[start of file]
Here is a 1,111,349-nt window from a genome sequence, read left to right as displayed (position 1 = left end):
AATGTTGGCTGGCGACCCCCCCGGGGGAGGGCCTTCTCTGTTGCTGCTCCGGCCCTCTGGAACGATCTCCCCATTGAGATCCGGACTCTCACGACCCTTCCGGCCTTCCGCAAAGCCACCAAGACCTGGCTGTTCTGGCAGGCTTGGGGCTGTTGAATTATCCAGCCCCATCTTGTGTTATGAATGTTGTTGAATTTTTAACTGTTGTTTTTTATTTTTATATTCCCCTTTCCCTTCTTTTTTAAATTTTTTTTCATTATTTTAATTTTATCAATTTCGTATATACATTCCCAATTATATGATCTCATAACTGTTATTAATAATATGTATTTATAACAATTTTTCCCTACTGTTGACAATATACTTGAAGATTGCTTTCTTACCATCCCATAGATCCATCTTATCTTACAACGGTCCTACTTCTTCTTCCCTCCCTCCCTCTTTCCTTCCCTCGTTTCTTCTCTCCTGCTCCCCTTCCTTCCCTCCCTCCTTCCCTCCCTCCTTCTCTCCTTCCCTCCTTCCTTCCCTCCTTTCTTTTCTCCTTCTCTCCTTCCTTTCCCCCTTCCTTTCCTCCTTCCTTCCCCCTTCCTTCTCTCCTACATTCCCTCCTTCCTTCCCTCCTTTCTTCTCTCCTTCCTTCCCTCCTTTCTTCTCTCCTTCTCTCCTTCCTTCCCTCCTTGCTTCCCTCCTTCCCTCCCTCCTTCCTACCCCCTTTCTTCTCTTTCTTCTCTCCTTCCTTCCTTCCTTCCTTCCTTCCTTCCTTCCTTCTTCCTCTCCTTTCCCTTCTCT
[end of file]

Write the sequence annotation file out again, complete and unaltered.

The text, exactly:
Here is a 1,111,349-nt window from a genome sequence, read left to right as displayed (position 1 = left end):
AATGTTGGCTGGCGACCCCCCCGGGGGAGGGCCTTCTCTGTTGCTGCTCCGGCCCTCTGGAACGATCTCCCCATTGAGATCCGGACTCTCACGACCCTTCCGGCCTTCCGCAAAGCCACCAAGACCTGGCTGTTCTGGCAGGCTTGGGGCTGTTGAATTATCCAGCCCCATCTTGTGTTATGAATGTTGTTGAATTTTTAACTGTTGTTTTTTATTTTTATATTCCCCTTTCCCTTCTTTTTTAAATTTTTTTTCATTATTTTAATTTTATCAATTTCGTATATACATTCCCAATTATATGATCTCATAACTGTTATTAATAATATGTATTTATAACAATTTTTCCCTACTGTTGACAATATACTTGAAGATTGCTTTCTTACCATCCCATAGATCCATCTTATCTTACAACGGTCCTACTTCTTCTTCCCTCCCTCCCTCTTTCCTTCCCTCGTTTCTTCTCTCCTGCTCCCCTTCCTTCCCTCCCTCCTTCCCTCCCTCCTTCTCTCCTTCCCTCCTTCCTTCCCTCCTTTCTTTTCTCCTTCTCTCCTTCCTTTCCCCCTTCCTTTCCTCCTTCCTTCCCCCTTCCTTCTCTCCTACATTCCCTCCTTCCTTCCCTCCTTTCTTCTCTCCTTCCTTCCCTCCTTTCTTCTCTCCTTCTCTCCTTCCTTCCCTCCTTGCTTCCCTCCTTCCCTCCCTCCTTCCTACCCCCTTTCTTCTCTTTCTTCTCTCCTTCCTTCCTTCCTTCCTTCCTTCCTTCCTTCCTTCTTCCTCTCCTTTCCCTTCTCT